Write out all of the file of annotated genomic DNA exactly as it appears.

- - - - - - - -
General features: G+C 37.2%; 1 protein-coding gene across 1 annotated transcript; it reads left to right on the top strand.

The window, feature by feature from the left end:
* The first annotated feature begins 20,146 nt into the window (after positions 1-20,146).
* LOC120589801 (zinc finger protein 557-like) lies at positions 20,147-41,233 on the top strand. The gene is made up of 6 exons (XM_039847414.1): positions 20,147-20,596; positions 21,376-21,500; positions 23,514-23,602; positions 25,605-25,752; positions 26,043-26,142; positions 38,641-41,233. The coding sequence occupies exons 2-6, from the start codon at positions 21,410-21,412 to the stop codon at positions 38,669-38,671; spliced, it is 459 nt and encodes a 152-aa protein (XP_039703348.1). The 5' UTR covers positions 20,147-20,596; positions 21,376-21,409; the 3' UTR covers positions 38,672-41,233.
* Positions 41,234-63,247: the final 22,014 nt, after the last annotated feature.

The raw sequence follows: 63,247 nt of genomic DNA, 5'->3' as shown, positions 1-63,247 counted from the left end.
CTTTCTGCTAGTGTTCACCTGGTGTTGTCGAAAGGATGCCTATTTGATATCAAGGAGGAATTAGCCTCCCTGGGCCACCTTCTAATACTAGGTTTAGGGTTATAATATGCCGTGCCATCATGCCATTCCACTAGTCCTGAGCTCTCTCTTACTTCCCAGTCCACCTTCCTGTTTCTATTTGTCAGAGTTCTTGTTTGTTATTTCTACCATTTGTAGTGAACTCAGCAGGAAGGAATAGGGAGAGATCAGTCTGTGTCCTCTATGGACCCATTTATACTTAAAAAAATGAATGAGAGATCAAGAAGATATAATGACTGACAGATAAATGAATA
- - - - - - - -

General features: G+C 37.2%; 1 protein-coding gene across 1 annotated transcript; it reads left to right on the top strand.

The window, feature by feature from the left end:
* The first annotated feature begins 20,146 nt into the window (after positions 1-20,146).
* LOC120589801 (zinc finger protein 557-like) lies at positions 20,147-41,233 on the top strand. The gene is made up of 6 exons (XM_039847414.1): positions 20,147-20,596; positions 21,376-21,500; positions 23,514-23,602; positions 25,605-25,752; positions 26,043-26,142; positions 38,641-41,233. The coding sequence occupies exons 2-6, from the start codon at positions 21,410-21,412 to the stop codon at positions 38,669-38,671; spliced, it is 459 nt and encodes a 152-aa protein (XP_039703348.1). The 5' UTR covers positions 20,147-20,596; positions 21,376-21,409; the 3' UTR covers positions 38,672-41,233.
* Positions 41,234-63,247: the final 22,014 nt, after the last annotated feature.

The raw sequence follows: 63,247 nt of genomic DNA, 5'->3' as shown, positions 1-63,247 counted from the left end.
CTTTCTGCTAGTGTTCACCTGGTGTTGTCGAAAGGATGCCTATTTGATATCAAGGAGGAATTAGCCTCCCTGGGCCACCTTCTAATACTAGGTTTAGGGTTATAATATGCCGTGCCATCATGCCATTCCACTAGTCCTGAGCTCTCTCTTACTTCCCAGTCCACCTTCCTGTTTCTATTTGTCAGAGTTCTTGTTTGTTATTTCTACCATTTGTAGTGAACTCAGCAGGAAGGAATAGGGAGAGATCAGTCTGTGTCCTCTATGGACCCATTTATACTTAAAAAAATGAATGAGAGATCAAGAAGATATAATGACTGACAGATAAATGAATA